Kyla Wazana Tompkins

Professor of English; On leave for the 2023-2024 academic year
  • Expertise


    Kyla Wazana Tompkins is a former food writer and restaurant critic. Today, as a scholar of 19th-century U.S. literature with a continuing interest in the relationship between food and culture, she writes about the connections between literature and a wide range of topics: food, eating, sexuality, race, culture, film and dance.

    Her 2012 book, Racial Indigestion: Eating Bodies in the Nineteenth Century, received the 2012 Lora Romero First Book Publication Prize from the American Studies Association and tied for the Best Book in Food Studies Award, presented by the Association for the Study of Food and Society.

    Research Interests

    • American Studies
    • Food Studies
    • 19th-Century U.S. Literature
    • Queer and Feminist Theory
    • Political Theory

    Areas of Expertise


    • Cultural Theory
    • American Studies
    • Food Studies
    • 19th-Century U.S. Literature
    • Race and Gender in the 19th-Century
    • Feminist Theory; Gender Theory
    • Race and Gender in the 19th-Century
  • Work



    Racial Indigestion: Eating Bodies in the Nineteenth Century (New York: New York University Press, 2012). Winner, Lora Romero Prize for Best First Book in American Studies, 2013; Winner, Association for the Study of Food and Society Prize for Best Book, 2013.

    Reviewed by: American Quarterly, Journal of American Studies; Legacy: A Journal of American Women Writers; TDR: The Drama Review; Journal of American Culture; Children’s Literature Association Quarterly; Food and Foodways; Gastronomica: The Journal of Food and Culture; Nineteenth-Century Gender Studies; Radical Teacher; and Food, Culture and Society.

    Book Series

    Book Series Editor, Ecologies of Consumption: Cultures of Food, Hunger and Appetite (New York University Press, 2012).


    “‘Hearty and Happy and with a Lively, Yeasty Soul’: Feeling Right in Louisa May Alcott’s The Candy Country” (Women and Performance, January 2015)

    “A Forum on Form: Consider the Recipe,” J19: A Journal of Nineteenth-Century Literature. Fall 2013. 1.2, pp. 439-445

    “‘She Made the Table A Snare To Them’: Domesticity, Diet and Postcoloniality in the Writings of Sylvester Graham.” Gastronomica. Winter 2009. 9. 1, pp. 50–60.

    “‘Everything ‘Cept Eat Us’: The Black Body as Edible Object in Antebellum U.S. Literature” in Callaloo. Special Issue: Reading Callaloo, Eating Callaloo. 30.1, pp. 201-224

    “Approaches to Teaching Literary Food Studies.” Journal of Food, Culture, and Society. Fall 2005. 8. 2, pp. 243-258.


    “Queer of Color Critique” in Cambridge Companion to Gay and Lesbian American Literature (New York: Cambridge University Press, 2015)

    “Eat, Sex, Race.” In Unauthorized States: Nineteenth-Century Literary Studies, Dana Luciano and Ivy Wilson, eds. (New York: New York University Press, 2014)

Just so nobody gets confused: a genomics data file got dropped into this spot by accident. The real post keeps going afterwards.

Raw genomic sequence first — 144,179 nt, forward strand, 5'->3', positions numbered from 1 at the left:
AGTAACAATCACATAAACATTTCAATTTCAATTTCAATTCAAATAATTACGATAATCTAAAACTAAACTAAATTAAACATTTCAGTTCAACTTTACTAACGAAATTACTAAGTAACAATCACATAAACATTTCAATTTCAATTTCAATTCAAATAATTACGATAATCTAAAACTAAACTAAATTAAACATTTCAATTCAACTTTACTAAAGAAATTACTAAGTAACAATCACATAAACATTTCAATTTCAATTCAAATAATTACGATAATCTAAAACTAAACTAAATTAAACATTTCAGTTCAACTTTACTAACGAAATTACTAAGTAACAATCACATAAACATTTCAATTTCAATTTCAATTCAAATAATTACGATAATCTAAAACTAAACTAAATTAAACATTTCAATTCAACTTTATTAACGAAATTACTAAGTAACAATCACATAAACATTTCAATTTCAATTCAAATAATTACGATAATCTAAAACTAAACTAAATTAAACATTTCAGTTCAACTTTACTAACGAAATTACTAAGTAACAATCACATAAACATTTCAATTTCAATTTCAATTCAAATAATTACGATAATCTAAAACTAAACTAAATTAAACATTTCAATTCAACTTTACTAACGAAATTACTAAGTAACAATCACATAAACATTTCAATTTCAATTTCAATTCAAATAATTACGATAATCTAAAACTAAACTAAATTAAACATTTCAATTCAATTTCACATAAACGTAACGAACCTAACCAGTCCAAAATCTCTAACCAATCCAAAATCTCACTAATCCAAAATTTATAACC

“History’s Traces: Personal Narrative, Diaspora, and the Arab-Jew.” Gender, Nation, Belonging: Arab/Arab-American Feminist Perspectives. Evelyn Azeeza Alsultany, Rabab Abdulhadi, Nadine Naber, eds. (Syracuse University Press, 2011)


    “On The Visceral” – 20:4 and 21:1, GLQ: Gay and Lesbian Quarterly, Duke University Press. Double Issue. Durham, North Carolina. Co-editors: Kyla Wazana Tompkins (Pomona College), Sharon Holland (Duke University) and Marcia Ochoa (University of California, Santa Cruz). Written pieces include “Introduction” for both issues, and “Interview with David Findlay” in 21:1.

    Public Writing

    “Shortlist: Five Nineteenth-Century Books.” New York Times Book Review. Forthcoming, 2015.

    Brown Broads, White TV,” Los Angeles Review of Books. March 16, 2015.

    How Does It Feel,” Periscope: The Social Text Blog. Response to Lauren Berlant’s “Cruel Optimism.” 2013.

    Capitalism Eats Itself Alive,” From The Square, the New York University Press blog. August 14, 2012.

    Here in the Twilight,” Avidly. August 12, 2012.

    Against Gluttony,” From The Square, New York University Press. July 30, 2012.

    Eating Laid Bare,” From The Square, New York University Press, April 30, 2012.

  • Education


    Stanford University

    Master of Arts
    Stanford University

    Master of Arts
    University of Toronto

    Bachelor of Arts
    York University

    Recent Courses Taught

    • 19th-Century U.S. Women Writers
    • Herman Melville
    • Literatures of U.S. Imperialism
    • Mark Twain
    • Step Right Up: Popular Literature, Popular Culture, 1865-1917
    • Advanced Feminist and Queer Theory
    • Introduction to Gender and Women's Studies
  • Awards & Honors

    Awards & Honors

    Fellow, Charles Warren Center for Studies in American History, Harvard University, 2102-2013

    Visiting Researcher, Center for Comparative Studies in Race and Ethnicity, Stanford University, 2007-2008

    Dorothy M. Steele Sabbatical Award, Pomona College, 2007-2008

    National Endowment for the Humanities Sabbatical Grant, Internal Award, 2007-2008

    Mellon Foundation Faculty Partnership Grant with Professor Amy Bentley of the Department of Nutrition and Food Studies, New York University.